Perhaps trying to take advantage of the slow news period between Christmas and New Year’s, the provincial government began trundling out its “look-how-good-we-were” in 2012 news releases.
There were enough of them already by Thursday that you had to imagine that there was some sort
of structured program of release: there was “Residents Benefit from Improved and Expanded Government Services,” and “Significant Justice Priorities Addressed in 2012,” “Child, Youth and Family Services Achieves Key Milestones in 2012,” and “Newfoundland and Labrador Makes Significant Reductions in Wait Times.”
While I was writing this, in rolled “Provincial Mining Industry Continues to be Multibillion Economic Powerhouse in Newfoundland and Labrador,” “Social and Economic Well-Being of Aboriginal Peoples Remains a Priority in 2012,” “Provincial Social Housing Plan Advanced, Homes Created in 2012” and “Service NL Continues to Enhance Consumer Protection.”
A bit of partisan horn-blowing, for sure, but fair enough — at least, in amongst its other successes, the provincial Justice Department didn’t try to claim once again that Bill 29, which restricts access to information in this province, has in some way “improved” the act.
No doubt, the news releases will continue — the self-proclaimed success stories will make up the bulk of information provided by an otherwise restful holidaying government.
But if the tactical release of information shows anything, it’s that Kathy Dunderdale’s government is at least capable of managing a cross-departmental strategy — that it can, if it wants to, make a cohesive plan and push it through across several branches of government.
That’s heartening, because it suggests the government can at least conceive of a plan whereby all government departments pull in the same direction — and if it can be done for government departments, well, maybe it can be done for caucuses as well.
As we head towards the new year, here’s an interesting thought: maybe the government could take a break from its united look backward and spend a few minutes planning a united move forward.
And what the heck: maybe the opposition caucuses could do the same.
We’ve just come out of a House of Assembly filibuster where members from all parties showed just how childish and small-minded they can be. There were accusations and innuendo tossed across the House that would have ended up in fistfights or libel actions if they had been repeated outside the House. There was clear sexism and bullying, and snide behaviour that would be justification for firings or at least discipline in any other workplace in the province.
Sure, they were tired. Sure, everybody was battling with cheap shots — but, boy, did that “debate” show the tenor of what our elected MHAs were willing to stoop to.And none of it will make things better.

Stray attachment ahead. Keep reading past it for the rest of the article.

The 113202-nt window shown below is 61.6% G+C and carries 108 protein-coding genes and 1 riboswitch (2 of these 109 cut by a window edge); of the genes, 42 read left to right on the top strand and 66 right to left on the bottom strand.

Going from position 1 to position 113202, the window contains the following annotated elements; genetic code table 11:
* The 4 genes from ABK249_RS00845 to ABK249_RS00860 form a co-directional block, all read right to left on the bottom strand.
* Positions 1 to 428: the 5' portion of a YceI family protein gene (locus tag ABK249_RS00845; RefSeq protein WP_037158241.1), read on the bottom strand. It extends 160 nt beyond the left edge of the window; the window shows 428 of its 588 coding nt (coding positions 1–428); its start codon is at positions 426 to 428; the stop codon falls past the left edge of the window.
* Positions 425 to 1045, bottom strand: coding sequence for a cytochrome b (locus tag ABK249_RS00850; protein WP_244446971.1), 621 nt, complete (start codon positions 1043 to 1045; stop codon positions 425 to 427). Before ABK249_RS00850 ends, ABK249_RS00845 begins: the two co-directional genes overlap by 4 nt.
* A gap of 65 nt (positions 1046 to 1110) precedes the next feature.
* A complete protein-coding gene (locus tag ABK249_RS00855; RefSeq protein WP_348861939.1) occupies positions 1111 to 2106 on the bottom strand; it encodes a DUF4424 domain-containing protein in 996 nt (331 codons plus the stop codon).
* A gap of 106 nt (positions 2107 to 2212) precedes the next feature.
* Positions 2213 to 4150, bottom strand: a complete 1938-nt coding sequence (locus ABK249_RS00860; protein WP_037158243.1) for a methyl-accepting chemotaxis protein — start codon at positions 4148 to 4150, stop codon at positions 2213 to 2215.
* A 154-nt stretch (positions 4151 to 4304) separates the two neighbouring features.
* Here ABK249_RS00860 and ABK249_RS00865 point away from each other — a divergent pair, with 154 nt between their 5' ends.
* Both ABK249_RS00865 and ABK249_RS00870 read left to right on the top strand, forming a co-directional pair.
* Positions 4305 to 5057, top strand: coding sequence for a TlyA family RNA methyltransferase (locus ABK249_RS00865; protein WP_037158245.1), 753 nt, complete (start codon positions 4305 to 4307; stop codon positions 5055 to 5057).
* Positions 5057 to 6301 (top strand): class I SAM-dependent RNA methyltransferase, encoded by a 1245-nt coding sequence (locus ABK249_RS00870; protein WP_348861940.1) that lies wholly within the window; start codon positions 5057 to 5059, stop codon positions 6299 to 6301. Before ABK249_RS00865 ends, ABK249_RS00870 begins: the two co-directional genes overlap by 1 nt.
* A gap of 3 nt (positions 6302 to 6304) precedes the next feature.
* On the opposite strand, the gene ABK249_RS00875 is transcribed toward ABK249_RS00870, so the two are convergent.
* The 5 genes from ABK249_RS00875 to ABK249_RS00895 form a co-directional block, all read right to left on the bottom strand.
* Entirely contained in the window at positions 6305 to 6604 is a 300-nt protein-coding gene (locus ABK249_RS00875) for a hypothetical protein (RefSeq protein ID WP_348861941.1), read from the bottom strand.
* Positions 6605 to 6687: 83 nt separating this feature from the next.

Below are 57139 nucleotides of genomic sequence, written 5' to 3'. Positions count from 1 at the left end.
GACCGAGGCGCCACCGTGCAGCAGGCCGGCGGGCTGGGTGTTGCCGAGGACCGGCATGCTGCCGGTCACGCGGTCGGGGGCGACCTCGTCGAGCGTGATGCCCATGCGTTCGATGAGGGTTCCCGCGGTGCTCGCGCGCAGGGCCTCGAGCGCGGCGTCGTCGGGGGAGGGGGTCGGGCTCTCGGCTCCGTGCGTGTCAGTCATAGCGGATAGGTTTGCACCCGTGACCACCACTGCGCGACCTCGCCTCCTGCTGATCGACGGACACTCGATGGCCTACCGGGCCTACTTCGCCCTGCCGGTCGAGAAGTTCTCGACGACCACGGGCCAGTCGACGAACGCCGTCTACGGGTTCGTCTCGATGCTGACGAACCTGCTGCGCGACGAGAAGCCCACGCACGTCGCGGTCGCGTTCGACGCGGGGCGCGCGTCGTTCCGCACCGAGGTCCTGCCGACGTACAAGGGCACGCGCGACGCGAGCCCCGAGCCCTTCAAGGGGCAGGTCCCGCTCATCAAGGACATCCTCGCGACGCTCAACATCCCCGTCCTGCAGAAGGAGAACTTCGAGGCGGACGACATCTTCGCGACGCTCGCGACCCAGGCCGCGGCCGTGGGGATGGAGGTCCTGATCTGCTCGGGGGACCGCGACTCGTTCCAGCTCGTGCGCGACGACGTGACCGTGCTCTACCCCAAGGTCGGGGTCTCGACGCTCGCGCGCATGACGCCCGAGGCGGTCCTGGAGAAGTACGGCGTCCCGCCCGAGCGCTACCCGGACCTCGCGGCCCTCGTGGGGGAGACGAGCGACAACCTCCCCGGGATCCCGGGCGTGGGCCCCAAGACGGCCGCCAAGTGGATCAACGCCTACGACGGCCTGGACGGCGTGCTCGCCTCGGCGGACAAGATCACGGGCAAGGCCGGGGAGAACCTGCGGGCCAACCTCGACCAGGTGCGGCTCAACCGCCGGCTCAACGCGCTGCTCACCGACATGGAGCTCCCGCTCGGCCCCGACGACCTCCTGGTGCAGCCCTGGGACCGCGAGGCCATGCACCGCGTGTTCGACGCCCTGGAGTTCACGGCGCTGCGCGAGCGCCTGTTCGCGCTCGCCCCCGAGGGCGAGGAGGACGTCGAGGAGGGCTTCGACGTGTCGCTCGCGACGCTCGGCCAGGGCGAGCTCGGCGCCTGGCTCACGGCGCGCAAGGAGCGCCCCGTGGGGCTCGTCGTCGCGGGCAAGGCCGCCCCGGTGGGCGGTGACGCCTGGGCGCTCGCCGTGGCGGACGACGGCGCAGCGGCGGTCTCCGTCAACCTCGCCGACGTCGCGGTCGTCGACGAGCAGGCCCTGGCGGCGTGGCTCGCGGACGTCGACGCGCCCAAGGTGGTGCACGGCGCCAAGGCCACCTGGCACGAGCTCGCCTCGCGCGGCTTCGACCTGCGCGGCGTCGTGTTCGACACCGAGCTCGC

When you spend every question period denouncing your political opponents as idiots and fools, you’re unlikely to stop and consider that some of their suggestions for improvement might have merit.
You’re not going to take advice from someone who’s been catcalling you for weeks, someone whose cheap shots are hidden from the public ear because Hansard, the record of the House of Assembly, hides the bullying and naked abuse that’s now typical of our assembly.
Why would you want to send a complex piece of legislation to a legislative committee, if that committee is made up of people you’ve come to despise?
What seems to have been forgotten is that, in one important way, everyone in the House is the same: each member was elected by the voters in their district because those voters thought a particular candidate had the most to offer.
It’s time to start offering it.
And it’s time our legislators let go of personal grudges and started focusing on the ball — making the best possible legislation and decisions for the province and letting everyone play the role they were elected to play.
This may sound like I’m coming down more heavily on the Dunderdale government than I am on the opposition.
That’s because the government holds most of the power, and if the premier were to make a concerted effort to rein in her own caucus — to the point of removing abusive MHAs like Keith Russell from the caucus — she’d start the House of Assembly down a road that the opposition could not refuse to follow.
It would mean turning the other cheek a few times — but the opposition, if it continued the cheap-shot parade, would only end up looking foolish.
It’s funny: the moment you start suggesting changes like this, what you hear first is “That’s the way governments have always acted in this province,” or “It’s always been this nasty.”
Well, that’s a bad argument.
It’s a little like saying we don’t have to do anything because “Concussions and brain damage have always been a part of hockey and football,” or “Bullying has gone on in high schools for years.”
Doing something badly for years is not a good argument for continuing with the same mistakes.
Always playing the abusive partisan card may be simpler — but it should also make MHAs stop occasionally, look inside themselves and ask if delivering schoolyard putdowns is really what they got into politics for.
For all MHAs, it should come down to answer a simple question: who do you work for first?
Your party, or your province and the people who elected you?
Russell Wangersky is The Telegram’s
editorial page editor. He can be reached by email at firstname.lastname@example.org.